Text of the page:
Wells’ enthusiasm for his art rubs off on Caitlin Tay, a sophomore trumpeter.

“I see Mr. Wells have such a passion for it, and it translates to the students,” says Caitlin, who also hopes to play for a career. “I see him get so excited about it, and it makes me excited about it. He tells all these amazing stories of experiences he’s had in his career, and it makes me want to have that as well.”

As an active freelance trumpeter and bassist who has played with many bands, including the Grand Rapids Jazz Orchestra and River City Jazz Band, Wells regularly plays with other Northview grads. While he’d love to see his students join the ranks of working musicians, more important to him is that they go on to love and appreciate music the rest of their lives – and pass it on.

“If they would just sing to their kids growing up, that would be amazing,” he says.

A Musical Upbringing

Wells grew up immersed in music, in Northview. His father, David, was a middle school band director there. From a young age Greg sang, took piano and began playing trumpet in fifth grade, with his father his first director.

“I lived and breathed it,” Wells says of his musical upbringing.

When he hit high school, he played under Colley, who built a first-class jazz program in his 40 years of directing, and took private instruction from his son, Max Colley III. Last year, Wells organized a concert honoring them and other Northview band directors.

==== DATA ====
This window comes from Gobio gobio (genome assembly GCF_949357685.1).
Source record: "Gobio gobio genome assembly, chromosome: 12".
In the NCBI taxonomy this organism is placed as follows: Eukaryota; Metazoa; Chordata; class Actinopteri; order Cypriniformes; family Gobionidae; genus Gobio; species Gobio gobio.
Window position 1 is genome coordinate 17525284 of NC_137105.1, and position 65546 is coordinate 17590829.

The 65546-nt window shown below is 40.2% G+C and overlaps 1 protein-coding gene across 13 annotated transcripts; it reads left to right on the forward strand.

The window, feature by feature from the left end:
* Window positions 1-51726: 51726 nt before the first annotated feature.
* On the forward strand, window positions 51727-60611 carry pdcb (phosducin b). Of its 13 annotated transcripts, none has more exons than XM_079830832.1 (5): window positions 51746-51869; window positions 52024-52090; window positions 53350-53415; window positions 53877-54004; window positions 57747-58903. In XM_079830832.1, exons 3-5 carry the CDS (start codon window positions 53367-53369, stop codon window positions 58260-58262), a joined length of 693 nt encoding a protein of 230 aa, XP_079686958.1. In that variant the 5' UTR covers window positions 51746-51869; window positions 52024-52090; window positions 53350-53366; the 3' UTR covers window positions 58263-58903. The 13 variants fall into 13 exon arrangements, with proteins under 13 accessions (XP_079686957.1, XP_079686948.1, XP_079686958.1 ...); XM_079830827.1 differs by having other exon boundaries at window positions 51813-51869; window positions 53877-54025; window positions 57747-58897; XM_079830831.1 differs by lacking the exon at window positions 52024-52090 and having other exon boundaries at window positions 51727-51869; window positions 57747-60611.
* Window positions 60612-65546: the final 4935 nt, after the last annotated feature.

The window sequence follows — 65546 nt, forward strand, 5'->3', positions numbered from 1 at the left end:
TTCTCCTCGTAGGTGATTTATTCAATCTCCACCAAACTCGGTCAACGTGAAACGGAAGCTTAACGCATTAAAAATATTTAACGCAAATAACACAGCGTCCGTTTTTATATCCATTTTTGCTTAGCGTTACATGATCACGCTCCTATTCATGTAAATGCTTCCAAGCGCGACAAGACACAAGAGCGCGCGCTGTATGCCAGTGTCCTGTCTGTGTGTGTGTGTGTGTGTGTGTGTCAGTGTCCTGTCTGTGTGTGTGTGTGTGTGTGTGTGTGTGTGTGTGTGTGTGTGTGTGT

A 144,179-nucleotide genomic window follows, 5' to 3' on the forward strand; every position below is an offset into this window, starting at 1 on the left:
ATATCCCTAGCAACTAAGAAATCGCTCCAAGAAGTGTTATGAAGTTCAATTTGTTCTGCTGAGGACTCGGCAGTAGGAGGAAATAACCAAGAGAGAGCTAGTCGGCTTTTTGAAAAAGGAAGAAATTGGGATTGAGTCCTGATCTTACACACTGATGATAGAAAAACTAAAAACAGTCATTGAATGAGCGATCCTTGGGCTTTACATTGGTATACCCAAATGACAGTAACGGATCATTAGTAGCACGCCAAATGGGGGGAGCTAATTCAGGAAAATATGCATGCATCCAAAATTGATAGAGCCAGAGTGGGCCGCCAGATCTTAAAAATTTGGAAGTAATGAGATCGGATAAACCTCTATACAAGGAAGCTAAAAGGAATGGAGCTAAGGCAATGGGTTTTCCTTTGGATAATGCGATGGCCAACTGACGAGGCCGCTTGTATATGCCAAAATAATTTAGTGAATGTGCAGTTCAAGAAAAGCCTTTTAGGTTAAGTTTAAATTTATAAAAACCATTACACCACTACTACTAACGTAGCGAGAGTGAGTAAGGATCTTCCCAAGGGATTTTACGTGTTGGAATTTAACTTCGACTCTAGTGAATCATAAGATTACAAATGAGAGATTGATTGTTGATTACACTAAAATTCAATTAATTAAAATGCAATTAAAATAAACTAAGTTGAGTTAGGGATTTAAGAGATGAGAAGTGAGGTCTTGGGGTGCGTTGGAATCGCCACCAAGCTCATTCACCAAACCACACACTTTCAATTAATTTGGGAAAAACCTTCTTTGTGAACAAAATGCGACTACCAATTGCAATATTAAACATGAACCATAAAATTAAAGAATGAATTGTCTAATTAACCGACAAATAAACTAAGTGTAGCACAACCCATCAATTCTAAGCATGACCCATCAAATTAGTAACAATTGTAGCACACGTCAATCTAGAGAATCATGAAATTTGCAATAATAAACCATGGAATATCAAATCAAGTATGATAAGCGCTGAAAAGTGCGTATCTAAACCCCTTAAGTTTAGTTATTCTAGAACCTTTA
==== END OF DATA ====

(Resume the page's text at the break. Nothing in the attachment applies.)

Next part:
‘So many people would love to be able to teach at a place like this.’ — Band director Greg Wells

But he didn’t immediately jump into teaching music. Upon graduating from Northview in 1996, “I ran away from it. I had to prove to everybody I wasn’t just good at music – I could do other things.”

He started out studying physics and engineering at Grand Rapids Community College but went back to music his sophomore year, earning a bachelor’s at WMU and his master’s at Michigan State University.

“I found I was fed personally by performing music,” Wells reflects. “Being able to potentially pass that on to other people was just exciting.”

Filling Big Shoes

He fed the excitement of music to other students, first for eight years at DeWitt Public Schools. Then, in a move he never thought he’d make, he was hired to succeed the somewhat legendary Colley when he retired in 2010.

“I literally would say to people, ‘Pity the fool that takes the job from Mr. Colley,’” Wells says with a smile. “I knew what this job was. It’s a huge job with huge shoes to fill and big expectations.”

But his thinking changed after Colley himself urged him to apply. He realized, “I care about this program. I have some pride in that program yet. And I wanted that program to keep going.”